1. Unutilized input tax credit on zero-rated goods/services on which no payment of tax was made can be claimed as refund.
  2. Accumulation of unutilized ITC due to higher tax rate on inputs than the output supplies (other than zero-rated/exempted goods)

Note: No refund of unutilized ITC would be allowed under the following cases:

  1.  If the unutilized ITC is for GST paid on goods exported out of India which attract excise duty.
  2. If the supplier of goods has availed duty drawback on the excise duty paid or claims the refund on the integrated tax paid on such supply.

The application process for claiming refund shall include:

(a) Such documentary evidence as may be prescribed to establish that a refund is due to the applicant and

(b) Such documentary or other evidence, like the amount mentioned in tax invoice, as the applicant may furnish to establish the amount of tax and interest, if any, paid by the applicant and that he has not passed the tax burden to another person.

If the amount of refund claimed is less than Rs 2 lakh then the taxpayer can file an application based on documentary or other evidence but only by certifying that the incidence of such tax is not passed on to any other person.

Ø Situations for Refund under GST

  • Export of Goods & Services
  • Refund of unutilized Input Tax Credit
  • Refund from Manufacturing/Generation/Production-tax free supplies
  • Excess payment due to mistake
  • Finalization of provisional assessment
  • Refund for tax payment on transactions by UN bodies, CSD canteen, Para-military forces canteens etc.
  • Refund of Pre-deposit in case of Appeal
  • Export of Goods or Services (including Deemed Export)
  1. In case of export of goods and or services out of India on which export duty is not payable then tax paid inputs and claiming refund of the paid taxes at the time of export.
  2. In case of export of goods and or services out of India on which export duty is payable then availing the input tax credit of duty paid inputs and exporting finished goods after payment of duty and thereafter claiming the rebate of the duty paid on export. Refund of the unutilized input tax credit can’t be claimed.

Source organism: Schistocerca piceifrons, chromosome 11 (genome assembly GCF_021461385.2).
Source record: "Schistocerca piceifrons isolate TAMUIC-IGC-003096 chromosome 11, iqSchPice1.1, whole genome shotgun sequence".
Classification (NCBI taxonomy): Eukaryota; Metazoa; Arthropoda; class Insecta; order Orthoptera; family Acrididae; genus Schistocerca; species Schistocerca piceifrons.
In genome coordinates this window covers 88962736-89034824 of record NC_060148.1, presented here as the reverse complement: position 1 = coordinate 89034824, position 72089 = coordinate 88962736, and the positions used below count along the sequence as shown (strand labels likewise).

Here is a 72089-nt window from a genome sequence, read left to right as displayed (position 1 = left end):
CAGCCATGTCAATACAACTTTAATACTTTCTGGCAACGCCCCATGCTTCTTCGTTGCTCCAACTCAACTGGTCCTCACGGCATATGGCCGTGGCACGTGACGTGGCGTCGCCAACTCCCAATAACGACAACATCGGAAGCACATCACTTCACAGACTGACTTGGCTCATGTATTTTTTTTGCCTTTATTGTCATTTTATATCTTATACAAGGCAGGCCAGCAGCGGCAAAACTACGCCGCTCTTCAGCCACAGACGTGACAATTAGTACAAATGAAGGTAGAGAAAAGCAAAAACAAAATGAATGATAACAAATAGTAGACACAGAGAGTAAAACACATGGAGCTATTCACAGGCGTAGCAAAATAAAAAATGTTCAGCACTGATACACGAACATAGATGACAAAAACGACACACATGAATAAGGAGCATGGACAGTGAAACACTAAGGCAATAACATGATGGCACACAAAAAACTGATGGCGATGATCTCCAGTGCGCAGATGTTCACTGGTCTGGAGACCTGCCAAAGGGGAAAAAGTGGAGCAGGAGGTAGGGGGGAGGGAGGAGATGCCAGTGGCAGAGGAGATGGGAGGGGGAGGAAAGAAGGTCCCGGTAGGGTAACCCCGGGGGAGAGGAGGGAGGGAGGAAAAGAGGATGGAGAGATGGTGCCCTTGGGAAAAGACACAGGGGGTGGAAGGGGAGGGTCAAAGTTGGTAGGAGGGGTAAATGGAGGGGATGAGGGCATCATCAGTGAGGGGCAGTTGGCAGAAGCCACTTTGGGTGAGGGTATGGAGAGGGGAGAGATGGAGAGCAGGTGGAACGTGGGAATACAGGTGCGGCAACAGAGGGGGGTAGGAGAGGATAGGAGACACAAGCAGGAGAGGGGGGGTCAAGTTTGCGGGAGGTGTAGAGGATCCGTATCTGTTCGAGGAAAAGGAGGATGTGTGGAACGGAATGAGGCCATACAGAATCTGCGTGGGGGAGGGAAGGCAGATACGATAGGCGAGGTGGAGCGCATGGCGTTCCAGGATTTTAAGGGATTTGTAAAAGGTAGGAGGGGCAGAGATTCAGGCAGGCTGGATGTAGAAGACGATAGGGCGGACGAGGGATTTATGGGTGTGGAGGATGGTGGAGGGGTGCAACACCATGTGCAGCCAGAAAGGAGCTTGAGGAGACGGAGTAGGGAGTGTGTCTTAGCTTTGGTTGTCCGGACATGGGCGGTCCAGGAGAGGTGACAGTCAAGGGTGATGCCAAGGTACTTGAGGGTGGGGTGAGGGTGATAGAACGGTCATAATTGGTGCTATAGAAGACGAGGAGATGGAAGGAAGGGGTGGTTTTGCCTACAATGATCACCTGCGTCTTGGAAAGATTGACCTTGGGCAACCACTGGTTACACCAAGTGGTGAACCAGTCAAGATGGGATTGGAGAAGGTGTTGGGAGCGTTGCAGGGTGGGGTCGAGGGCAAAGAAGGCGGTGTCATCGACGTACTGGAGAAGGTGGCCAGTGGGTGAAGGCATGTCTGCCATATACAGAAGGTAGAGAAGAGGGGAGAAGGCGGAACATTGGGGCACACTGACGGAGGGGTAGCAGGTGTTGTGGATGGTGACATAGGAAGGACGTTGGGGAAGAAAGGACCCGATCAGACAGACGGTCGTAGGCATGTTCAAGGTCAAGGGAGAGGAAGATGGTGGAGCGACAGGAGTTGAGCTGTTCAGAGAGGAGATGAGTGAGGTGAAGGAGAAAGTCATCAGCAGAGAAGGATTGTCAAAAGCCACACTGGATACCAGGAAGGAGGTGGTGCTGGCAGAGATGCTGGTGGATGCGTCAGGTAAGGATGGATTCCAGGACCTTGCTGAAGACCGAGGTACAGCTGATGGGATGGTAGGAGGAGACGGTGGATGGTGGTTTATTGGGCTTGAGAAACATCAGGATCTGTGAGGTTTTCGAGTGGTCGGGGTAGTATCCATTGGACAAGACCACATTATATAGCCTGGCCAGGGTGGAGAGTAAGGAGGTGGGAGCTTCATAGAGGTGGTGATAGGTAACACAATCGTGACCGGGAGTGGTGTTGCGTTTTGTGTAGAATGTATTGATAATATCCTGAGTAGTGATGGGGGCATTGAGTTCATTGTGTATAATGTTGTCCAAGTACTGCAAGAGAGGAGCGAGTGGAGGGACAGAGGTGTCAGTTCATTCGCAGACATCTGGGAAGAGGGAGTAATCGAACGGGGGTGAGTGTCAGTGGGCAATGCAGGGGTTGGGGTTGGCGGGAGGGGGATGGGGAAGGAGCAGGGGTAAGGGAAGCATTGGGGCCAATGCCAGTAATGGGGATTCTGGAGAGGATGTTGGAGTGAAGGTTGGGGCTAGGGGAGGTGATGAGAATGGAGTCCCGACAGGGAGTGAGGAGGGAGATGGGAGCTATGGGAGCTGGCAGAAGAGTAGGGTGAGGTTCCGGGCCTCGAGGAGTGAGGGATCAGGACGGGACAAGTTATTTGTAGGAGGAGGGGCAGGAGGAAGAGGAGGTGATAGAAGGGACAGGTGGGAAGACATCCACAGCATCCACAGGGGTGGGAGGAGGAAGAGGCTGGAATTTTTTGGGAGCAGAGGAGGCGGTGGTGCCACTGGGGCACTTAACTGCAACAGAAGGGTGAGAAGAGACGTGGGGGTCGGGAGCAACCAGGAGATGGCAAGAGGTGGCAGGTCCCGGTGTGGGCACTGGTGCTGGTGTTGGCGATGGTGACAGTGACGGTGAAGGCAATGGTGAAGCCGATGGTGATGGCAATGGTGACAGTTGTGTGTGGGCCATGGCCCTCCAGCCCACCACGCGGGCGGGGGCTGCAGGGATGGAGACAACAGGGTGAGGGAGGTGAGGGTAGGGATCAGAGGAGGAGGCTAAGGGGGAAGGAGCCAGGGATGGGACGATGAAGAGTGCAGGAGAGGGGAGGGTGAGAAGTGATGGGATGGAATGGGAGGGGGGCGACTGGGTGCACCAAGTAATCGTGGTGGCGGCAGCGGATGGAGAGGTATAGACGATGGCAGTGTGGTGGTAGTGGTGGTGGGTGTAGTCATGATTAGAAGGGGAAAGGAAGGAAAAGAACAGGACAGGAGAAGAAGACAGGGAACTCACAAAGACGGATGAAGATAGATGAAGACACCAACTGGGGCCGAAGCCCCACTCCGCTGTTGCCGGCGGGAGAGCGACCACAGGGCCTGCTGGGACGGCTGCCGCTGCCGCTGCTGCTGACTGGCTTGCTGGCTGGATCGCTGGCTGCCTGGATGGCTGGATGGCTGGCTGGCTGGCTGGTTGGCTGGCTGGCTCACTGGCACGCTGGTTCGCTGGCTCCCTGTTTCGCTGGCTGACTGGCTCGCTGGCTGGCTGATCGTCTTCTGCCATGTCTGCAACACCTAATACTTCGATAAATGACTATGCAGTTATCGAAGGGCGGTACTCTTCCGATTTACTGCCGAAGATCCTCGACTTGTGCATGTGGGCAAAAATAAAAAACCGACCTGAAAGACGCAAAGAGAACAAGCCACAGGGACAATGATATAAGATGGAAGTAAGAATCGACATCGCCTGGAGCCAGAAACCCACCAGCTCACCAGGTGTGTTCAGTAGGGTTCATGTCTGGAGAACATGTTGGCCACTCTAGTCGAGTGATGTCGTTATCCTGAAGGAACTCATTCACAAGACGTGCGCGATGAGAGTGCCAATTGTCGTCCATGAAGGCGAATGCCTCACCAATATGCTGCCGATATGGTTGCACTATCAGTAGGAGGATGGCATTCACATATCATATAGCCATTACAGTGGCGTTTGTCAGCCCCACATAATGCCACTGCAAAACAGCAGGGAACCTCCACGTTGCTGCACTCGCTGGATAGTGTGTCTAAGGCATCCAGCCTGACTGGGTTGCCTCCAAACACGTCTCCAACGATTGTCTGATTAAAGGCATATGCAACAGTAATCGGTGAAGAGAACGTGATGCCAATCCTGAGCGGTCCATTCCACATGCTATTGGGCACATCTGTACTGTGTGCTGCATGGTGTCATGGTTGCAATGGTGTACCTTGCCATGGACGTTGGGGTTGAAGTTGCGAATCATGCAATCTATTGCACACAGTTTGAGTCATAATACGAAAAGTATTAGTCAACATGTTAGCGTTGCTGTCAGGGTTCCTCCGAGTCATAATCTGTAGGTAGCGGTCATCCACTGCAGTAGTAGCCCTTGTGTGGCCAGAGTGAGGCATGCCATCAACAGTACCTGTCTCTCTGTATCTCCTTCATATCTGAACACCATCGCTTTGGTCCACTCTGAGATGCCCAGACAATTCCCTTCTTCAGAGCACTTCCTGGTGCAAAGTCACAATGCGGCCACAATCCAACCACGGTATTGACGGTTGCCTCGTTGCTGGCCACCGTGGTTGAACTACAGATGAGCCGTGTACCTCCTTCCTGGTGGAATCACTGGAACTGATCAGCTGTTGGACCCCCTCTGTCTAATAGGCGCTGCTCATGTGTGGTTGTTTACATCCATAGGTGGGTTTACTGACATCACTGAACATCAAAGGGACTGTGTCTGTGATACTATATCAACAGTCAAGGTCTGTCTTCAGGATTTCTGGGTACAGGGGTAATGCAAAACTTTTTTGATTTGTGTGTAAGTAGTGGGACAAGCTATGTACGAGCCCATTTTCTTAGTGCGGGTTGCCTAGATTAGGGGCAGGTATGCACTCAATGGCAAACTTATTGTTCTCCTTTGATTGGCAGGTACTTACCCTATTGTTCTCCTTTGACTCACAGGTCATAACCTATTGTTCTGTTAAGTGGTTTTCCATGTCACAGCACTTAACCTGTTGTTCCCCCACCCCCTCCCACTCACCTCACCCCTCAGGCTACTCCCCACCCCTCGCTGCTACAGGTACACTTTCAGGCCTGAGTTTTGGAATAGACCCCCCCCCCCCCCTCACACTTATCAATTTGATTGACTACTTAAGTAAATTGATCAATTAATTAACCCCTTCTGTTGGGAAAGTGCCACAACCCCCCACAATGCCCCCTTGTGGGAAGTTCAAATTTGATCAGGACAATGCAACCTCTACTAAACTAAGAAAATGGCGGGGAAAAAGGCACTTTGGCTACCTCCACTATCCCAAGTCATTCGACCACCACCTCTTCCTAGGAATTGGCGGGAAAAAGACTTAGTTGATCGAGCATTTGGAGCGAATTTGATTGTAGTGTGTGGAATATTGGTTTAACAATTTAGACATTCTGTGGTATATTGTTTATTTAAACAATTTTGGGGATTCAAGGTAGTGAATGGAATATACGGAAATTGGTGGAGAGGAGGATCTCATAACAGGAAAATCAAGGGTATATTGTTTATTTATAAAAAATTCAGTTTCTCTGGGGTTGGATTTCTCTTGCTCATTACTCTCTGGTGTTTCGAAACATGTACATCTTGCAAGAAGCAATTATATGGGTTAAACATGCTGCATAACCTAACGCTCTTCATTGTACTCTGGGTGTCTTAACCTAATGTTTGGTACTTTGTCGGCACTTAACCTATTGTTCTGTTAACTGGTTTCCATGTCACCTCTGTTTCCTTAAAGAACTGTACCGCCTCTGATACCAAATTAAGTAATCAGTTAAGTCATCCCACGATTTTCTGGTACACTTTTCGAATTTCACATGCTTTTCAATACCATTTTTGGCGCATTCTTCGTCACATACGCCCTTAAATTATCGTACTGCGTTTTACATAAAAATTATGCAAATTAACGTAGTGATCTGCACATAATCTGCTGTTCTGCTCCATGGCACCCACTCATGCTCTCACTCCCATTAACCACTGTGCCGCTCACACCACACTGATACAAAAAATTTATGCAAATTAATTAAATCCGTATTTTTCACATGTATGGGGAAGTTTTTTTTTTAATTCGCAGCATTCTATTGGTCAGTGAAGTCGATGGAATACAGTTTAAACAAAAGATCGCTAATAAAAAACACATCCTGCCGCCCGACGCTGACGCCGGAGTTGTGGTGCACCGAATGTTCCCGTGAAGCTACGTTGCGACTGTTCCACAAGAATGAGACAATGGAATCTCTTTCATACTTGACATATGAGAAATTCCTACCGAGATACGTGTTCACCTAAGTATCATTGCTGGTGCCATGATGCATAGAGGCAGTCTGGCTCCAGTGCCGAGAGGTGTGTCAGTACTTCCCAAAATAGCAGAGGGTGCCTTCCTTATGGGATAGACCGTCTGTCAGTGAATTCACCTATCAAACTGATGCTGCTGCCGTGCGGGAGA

• Refund of Unutilized input tax credit

 Refund of Unutilized input tax credit can be claimed at the end of any tax period if rate of tax on inputs is higher than the rate of tax on outputs.

  • Refund from Manufacturing/Generation/Production-tax free supplies

Refund of tax paid on inputs used for the Manufacturing/Generation/Production creation of tax free supplies.

  • Excess payment due to mistake

 Refund of excess payment of tax either by mistake or by inadvertence resulting in more payment of tax than due to the government.

  • Finalization of provisional assessment

When assessee will be entitled to refund in the consequent to the order for final assessment

  • Refund of Pre-deposit in case of Appeal

 Where an amount deposited by appellant for appeal is required to be refunded consequent to any order of the First Appellate Authority.

  • Relevant Date for claim Refund

For claiming refund, application shall be made within 2 years from the relevant date. If the refund of tax and interest has been paid under protest then the limitation of 2 years shall not be apply.

Situation Relevant Date
Goods are exported by Sea or Air Date on which the such ship or aircraft leaves India
Goods are exported by Land Date on which the such goods pass the frontier
Goods are exported by Post Dates of dispatch of goods by Post Office concerned
Goods regarded as deemed exports Date on which the return relating to such deemed exports is filled.
Services exported out + supply of service had been completed prior to the receipt of payment Date of receipt of payment
Services exported out + payment received in advance prior to the issue of the invoice Date of issue of invoice
Tax refundable in consequence of judgment, decree, order or direction of Appellate Authority, Appellate Tribunal or any court Date of communication of such judgment, decree, order or direction